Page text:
Apple sued Qualcomm in the Southern District of California as well as in a number of countries, including Japan, China, Taiwan and UK, alleging essentially that Qualcomm refused to offer a fair licensing deal for the Qualcomm's patents that set the 3G and 4G cellular communication standards. In response, Qualcomm filed for an anti-suit injunction as to all foreign actions.
The court denied the motion. The court found the U.S. litigation would not dispose of the foreign actions because there were no identity of issues. The court also found Apple and Qualcomm had no contractual relationship, which made inapplicable Microsoft Corp. v. Motorola, Inc., 696 F.3d 872 (9th Cir. 2012), in which the Ninth Circuit granted the anti-suit injunction. The court further found the foreign actions were not vexatious or threatening to its jurisdiction, or otherwise frustrate the home forum's public policy.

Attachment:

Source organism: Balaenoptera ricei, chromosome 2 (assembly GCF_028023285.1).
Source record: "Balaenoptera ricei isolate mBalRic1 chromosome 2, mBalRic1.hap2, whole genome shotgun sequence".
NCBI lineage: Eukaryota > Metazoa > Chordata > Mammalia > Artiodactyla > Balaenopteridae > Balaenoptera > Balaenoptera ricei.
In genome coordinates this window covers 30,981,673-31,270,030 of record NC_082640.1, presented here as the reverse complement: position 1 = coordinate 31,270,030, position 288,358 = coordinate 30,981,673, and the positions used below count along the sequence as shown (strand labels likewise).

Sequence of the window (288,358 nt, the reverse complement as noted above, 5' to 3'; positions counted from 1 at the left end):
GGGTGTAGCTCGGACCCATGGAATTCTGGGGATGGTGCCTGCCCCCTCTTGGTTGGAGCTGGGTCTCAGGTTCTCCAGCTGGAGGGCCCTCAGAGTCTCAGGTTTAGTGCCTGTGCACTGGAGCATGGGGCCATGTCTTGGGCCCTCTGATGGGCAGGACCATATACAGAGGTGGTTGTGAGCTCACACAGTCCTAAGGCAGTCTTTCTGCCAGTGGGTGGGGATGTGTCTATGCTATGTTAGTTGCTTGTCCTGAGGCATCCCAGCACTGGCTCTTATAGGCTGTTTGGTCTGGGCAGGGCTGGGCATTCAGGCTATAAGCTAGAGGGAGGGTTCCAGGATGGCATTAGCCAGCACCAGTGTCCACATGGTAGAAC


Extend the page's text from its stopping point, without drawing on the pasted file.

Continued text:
As telecom industry becomes even more global, it is pushing all of the private international law devices in the U.S. civil procedure to a breaking point. Wisely, the court here backed off perhaps the most controversial device in the U.S. private international law. But Qualcomm's attorneys (an all-star team made up of Quinn Emanuel, Cravath Swain & Moore and Jones Day) were right to try the tack. How much longer before an adventurous U.S. court wreaks a global havoc in the telecom industry with an anti-suit injunction?
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